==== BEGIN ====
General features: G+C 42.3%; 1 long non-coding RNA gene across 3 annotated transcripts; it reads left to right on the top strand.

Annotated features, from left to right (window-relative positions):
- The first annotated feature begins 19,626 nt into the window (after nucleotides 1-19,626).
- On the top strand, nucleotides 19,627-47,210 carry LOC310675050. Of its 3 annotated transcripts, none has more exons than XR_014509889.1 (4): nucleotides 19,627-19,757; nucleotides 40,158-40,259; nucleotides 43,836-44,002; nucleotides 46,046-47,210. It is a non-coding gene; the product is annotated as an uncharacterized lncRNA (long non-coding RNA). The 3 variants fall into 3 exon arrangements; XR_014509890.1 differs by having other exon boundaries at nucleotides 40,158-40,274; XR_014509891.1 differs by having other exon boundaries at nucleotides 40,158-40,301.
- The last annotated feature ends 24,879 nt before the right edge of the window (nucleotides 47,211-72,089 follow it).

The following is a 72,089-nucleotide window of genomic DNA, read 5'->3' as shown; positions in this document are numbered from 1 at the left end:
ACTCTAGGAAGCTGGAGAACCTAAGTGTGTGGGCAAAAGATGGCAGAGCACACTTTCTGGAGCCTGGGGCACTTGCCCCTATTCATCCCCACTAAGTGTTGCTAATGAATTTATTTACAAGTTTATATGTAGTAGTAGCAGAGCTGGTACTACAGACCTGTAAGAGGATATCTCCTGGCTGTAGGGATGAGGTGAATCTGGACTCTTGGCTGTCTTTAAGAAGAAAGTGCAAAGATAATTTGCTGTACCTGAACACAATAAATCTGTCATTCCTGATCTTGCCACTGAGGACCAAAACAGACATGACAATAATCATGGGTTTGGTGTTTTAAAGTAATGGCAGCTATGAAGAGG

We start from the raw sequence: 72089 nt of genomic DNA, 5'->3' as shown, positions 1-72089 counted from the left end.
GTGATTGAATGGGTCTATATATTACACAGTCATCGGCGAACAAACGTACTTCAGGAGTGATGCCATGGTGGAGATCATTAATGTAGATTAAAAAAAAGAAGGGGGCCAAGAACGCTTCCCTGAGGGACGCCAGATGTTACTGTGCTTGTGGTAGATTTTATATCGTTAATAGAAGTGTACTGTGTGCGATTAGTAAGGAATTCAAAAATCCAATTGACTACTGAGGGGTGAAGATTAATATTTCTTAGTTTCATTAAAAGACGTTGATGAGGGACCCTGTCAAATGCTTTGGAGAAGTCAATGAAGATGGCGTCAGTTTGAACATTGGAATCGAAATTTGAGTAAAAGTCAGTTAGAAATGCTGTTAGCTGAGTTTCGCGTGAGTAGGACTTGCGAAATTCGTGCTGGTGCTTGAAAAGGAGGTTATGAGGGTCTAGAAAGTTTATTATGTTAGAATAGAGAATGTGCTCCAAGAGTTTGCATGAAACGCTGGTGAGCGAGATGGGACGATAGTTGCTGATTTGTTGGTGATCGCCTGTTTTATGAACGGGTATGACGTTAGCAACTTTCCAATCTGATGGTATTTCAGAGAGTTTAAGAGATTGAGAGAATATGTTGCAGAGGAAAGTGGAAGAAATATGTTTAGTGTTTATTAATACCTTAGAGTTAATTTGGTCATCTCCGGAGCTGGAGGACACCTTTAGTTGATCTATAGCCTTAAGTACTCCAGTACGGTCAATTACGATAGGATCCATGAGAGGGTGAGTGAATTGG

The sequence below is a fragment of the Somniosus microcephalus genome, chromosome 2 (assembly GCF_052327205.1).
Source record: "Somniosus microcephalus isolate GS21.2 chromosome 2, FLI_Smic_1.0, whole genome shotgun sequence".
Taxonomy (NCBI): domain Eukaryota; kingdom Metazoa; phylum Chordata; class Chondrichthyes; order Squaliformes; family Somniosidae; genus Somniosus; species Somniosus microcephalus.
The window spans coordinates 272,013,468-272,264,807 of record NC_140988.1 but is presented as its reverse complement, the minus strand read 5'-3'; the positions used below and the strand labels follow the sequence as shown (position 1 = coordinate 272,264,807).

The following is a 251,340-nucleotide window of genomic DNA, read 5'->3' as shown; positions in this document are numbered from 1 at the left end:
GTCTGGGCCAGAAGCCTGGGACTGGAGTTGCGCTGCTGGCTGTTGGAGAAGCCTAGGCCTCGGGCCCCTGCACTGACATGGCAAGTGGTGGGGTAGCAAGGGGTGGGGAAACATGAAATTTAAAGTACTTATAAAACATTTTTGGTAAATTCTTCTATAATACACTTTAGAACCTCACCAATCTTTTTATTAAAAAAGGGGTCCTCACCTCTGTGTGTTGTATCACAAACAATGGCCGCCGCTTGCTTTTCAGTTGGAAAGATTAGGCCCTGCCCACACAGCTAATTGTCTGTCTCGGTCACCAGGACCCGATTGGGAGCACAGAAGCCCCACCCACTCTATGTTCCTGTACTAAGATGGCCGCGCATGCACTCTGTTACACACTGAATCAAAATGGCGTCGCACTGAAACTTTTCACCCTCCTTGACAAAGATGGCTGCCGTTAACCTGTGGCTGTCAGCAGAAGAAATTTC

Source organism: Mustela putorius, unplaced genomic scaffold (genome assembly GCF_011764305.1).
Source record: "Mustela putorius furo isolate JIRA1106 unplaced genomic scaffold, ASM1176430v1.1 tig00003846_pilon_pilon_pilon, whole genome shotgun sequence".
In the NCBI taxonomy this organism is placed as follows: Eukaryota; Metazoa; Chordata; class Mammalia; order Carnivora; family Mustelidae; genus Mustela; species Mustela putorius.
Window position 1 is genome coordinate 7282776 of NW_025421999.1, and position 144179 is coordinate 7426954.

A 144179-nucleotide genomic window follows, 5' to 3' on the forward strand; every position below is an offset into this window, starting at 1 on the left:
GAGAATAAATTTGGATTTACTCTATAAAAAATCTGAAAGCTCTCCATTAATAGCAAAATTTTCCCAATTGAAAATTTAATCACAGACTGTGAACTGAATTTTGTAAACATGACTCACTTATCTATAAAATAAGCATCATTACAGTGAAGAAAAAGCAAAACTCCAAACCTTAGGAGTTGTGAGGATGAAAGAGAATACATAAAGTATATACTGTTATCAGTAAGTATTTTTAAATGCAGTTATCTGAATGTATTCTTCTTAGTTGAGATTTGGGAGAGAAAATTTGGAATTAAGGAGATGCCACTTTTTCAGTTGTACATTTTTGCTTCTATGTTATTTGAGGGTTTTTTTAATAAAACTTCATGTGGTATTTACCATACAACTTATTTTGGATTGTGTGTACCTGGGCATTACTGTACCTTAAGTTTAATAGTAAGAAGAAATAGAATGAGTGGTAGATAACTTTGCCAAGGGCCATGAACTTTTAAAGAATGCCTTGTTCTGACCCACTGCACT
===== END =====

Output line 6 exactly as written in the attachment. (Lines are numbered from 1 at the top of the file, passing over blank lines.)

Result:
The following is a 72,089-nucleotide window of genomic DNA, read 5'->3' as shown; positions in this document are numbered from 1 at the left end: